On the Hunger Games trilogy

Introduction: The Girl Who Was on Fire

By Leah Wilson

You could call the Hunger Games a series that is–like its heroine–on fire. But its popularity, in itself, is nothing new. We live in an era of blockbuster young adult book series: Harry Potter, Twilight, now the Hunger Games. It’s more unusual these days for there not to be a YA series sweeping the nation.

All of these series have certain things in common: compelling characters; complex worlds you want to spend time exploring; a focus on family and community. But the Hunger Games is, by far, the darkest of the three. In Twilight, love conquers all; Bella ends the series bound eternally to Edward and mother to Renesmee, without having to give up her human family or Jacob in the process. In Harry Potter, though there is loss, the world is returned to familiar stability after Voldemort’s defeat, and before we leave them, we see all of the main characters happily married, raising the next generation of witches and wizards. In the Hunger Games, while Katniss may conclude the series similarly married and a mother, the ending is much more bittersweet. Her sister and Gale are both lost to her in different but equally insurmountable ways. The world is better than it was, but there are hints that this improvement is only temporary–that the kind of inhumanity we saw in the districts under Capitol rule is the true status quo, and that the current peace is ephemeral, precious, something toward which Panem will always have to struggle.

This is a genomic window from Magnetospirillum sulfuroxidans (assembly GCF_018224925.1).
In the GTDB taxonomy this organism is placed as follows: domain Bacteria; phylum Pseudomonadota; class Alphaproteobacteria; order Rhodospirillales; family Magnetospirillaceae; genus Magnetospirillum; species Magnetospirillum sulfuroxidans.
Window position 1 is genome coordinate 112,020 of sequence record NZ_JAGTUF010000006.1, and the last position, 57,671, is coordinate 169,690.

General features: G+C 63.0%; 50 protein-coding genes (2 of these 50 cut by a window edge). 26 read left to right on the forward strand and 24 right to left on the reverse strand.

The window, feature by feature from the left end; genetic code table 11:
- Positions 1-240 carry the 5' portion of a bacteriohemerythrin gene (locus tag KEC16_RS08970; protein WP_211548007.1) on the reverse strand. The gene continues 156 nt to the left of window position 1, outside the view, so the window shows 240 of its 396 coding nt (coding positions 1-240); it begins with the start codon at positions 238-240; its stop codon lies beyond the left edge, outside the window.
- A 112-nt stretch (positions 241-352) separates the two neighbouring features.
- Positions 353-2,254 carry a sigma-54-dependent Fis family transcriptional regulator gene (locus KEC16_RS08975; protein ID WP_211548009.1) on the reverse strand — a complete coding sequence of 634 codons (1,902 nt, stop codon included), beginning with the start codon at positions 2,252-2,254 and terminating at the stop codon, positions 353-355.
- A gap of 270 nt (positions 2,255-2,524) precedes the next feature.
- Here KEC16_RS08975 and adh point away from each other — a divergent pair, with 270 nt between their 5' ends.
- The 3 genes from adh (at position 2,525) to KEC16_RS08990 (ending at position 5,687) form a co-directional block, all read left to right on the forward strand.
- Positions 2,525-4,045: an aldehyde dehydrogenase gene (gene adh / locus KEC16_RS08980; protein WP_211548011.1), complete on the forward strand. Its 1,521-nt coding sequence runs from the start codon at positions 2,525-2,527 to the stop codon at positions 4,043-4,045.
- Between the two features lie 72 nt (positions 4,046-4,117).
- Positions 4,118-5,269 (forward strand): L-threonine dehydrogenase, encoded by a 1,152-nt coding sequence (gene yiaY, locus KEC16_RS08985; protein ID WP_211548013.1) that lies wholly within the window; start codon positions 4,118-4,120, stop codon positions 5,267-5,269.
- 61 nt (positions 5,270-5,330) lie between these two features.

In other words, the Hunger Games ends in a way that feels surprisingly adult–bleak, realistic, as far from wish  …

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